When it comes to marketing, the most powerful tool any business has is a happy customer — or, even better, an army of happy customers — advocating on its behalf. Maybe they’re a customer turned affiliate partner who recommends your products for a cut of the profits. Maybe they’re a superfan who was so thrilled with their experience that they can’t help but tell people about it. Either way, the most profitable customer relationships aren’t merely with customers that buy from you. They’re the partnerships with clients that stick around for the long haul and share their experiences with others. However, if you want someone to share how awesome your business is – and buy from you again and again – learning to improve customer loyalty and satisfaction in your business is the first step.
Here, we’re going to cover 25 ways to do this, whether you’re a new business owner, an experienced salesperson, or an entrepreneur. I’ll also explain the importance of good customer experiences, the dangers of bad ones, and the ROI of exceptional customer service, so you can learn from others’ mistakes. That way, the customers you work so hard to attract will be more likely to make a purchase. Plus, the ones who’ve already purchased will be more likely to sing your praises. Win, win! 🎉
Be clear on your top core values.
Be clear about what your company stands for and how you conduct your business. Ask yourself, “How do I approach challenges or problems?” and “How do I want my customers or social audience to feel when they interact with my brand?” The answers to these questions and your other core values, as a business owner, are part of what attracts new customers to your brand and should be clear in every public aspect of your company. Even if another business sells a product or offers a service similar to yours, people that identify with your values will automatically consider you more seriously, as they can relate to you and appreciate why you do what you do.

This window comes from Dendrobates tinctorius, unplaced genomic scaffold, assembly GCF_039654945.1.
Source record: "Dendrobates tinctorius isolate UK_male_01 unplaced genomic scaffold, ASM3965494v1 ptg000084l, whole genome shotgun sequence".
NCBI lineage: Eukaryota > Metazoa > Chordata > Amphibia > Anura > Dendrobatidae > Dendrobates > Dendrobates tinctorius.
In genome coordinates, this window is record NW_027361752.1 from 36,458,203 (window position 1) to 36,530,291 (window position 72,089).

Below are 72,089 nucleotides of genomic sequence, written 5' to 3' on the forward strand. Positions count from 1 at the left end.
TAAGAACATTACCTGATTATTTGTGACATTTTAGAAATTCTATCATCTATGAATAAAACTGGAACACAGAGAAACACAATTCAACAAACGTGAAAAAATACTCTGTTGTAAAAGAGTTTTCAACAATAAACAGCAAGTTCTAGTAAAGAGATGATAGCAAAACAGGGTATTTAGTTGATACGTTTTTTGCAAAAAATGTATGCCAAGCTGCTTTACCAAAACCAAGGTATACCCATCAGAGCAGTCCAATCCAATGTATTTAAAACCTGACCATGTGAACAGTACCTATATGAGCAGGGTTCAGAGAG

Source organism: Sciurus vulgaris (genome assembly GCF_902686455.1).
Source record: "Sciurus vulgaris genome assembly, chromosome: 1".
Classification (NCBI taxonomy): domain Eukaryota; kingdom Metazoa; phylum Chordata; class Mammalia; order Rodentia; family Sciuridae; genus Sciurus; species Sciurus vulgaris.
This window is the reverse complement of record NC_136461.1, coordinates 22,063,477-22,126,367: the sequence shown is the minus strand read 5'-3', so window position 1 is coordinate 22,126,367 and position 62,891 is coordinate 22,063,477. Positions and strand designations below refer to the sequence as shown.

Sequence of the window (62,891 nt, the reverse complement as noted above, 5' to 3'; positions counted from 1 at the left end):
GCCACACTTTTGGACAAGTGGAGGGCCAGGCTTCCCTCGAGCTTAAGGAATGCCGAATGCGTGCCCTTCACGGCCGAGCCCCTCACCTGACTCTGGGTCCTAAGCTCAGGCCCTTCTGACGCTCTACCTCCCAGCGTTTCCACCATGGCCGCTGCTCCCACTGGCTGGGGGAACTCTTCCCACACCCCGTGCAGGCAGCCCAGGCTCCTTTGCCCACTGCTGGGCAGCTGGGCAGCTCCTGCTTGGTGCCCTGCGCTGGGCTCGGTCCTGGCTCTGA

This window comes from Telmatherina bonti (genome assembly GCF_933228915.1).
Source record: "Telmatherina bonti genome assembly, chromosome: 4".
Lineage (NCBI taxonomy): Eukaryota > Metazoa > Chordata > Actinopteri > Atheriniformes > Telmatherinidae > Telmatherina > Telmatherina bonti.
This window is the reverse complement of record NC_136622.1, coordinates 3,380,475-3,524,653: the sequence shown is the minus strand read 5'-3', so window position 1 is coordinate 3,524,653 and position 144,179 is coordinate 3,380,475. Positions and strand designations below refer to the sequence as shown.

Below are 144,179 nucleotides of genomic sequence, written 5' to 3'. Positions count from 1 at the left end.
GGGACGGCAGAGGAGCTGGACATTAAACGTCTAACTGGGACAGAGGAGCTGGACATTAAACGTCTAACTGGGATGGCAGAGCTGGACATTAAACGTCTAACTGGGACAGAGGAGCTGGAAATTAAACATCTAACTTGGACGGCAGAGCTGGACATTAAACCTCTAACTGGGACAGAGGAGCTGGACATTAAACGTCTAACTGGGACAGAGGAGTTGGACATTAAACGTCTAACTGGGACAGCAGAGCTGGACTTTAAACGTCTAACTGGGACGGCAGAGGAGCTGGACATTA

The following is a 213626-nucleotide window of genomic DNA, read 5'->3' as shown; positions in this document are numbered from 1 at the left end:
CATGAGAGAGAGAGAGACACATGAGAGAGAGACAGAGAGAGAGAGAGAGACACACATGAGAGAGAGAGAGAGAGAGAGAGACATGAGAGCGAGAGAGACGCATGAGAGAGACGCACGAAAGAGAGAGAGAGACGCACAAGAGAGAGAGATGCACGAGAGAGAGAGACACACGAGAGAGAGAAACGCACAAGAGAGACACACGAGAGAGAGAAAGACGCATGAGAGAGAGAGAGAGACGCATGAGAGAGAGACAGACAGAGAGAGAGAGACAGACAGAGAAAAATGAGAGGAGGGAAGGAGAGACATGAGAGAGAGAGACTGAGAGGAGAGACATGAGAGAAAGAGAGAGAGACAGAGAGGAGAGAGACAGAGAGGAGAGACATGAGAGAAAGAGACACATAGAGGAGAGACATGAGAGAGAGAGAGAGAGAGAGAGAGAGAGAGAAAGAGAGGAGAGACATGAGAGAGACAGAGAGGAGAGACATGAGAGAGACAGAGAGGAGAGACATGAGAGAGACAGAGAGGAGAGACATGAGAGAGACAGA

Always be honest and transparent.
Strive to be as open with your customers as possible. For many companies, “honesty” is one of their core values, but they don’t really live that value all the time. A better rule of thumb is to be transparent no matter what. If you’re a team of five, for example, don’t pretend you’re a team of fifty when handling customer service inquiries. If you don’t know the answer to a customer question, don’t try and muddle your way through it. Just ask for help! Ultimately, not being transparent almost always leads to disappointment and an unhappy, insulted customer. If you’re looking to improve customer loyalty and satisfaction in your business, that’s the opposite of what you want.
Keep to your word.
Remember to “walk the walk” instead of just “talking the talk.” Part of building solid relationships with your customers is showing them they can trust you, that you’re reliable in the best and the worst of times. If you promise replies to customer inquiries within 24 hours, for instance, try hard to meet that deadline every time. Conversely, if you can’t meet a deadline or if an unforeseen problem disrupts your workflow, communicate that to your customers as quickly as possible. Whether you’re solving a problem or answering a question, they should know that you mean what you say, always, and you wouldn’t try to “pull the wool over their eyes” to make yourself look better.
Underpromise and overdeliver.
Aim for exceptional results every time. It’s easy for people to remember a bad experience, but if you want them to remember a good experience, you can’t just be “good.” You have to be super in every aspect of your brand. So, next time you reach out to someone, opt for a personalized message instead of a boilerplate email template. Next time a regular customer makes a purchase, thank them with a handwritten card, a bouquet of flowers, a special discount – whatever’s appropriate for your business and your budget. The goal is simply to exceed the customer’s expectations as often as possible.
Build your brand’s authority in your industry.
If you want to improve customer loyalty and satisfaction, one easy way to do so is by showing you know what you’re talking about. If you approach your phone company, your landlord, or even a friend or family member with a question or concern, the last thing you want to hear is a clearly fictional answer or a mumbled, “Well, I don’t know!”. With your own customers, the same frustration exists. To avoid making them feel that way, you have to be an expert. This means sharing content in your field (blogs, podcast episodes, etc.), making sure your employees are knowledgeable and well-trained, and sharing your expertise with other content creators in your industry. That way, they trust that you know what you’re doing and – more importantly – that they can count on you for consistently great experiences.
Promote your brand in a variety of ways.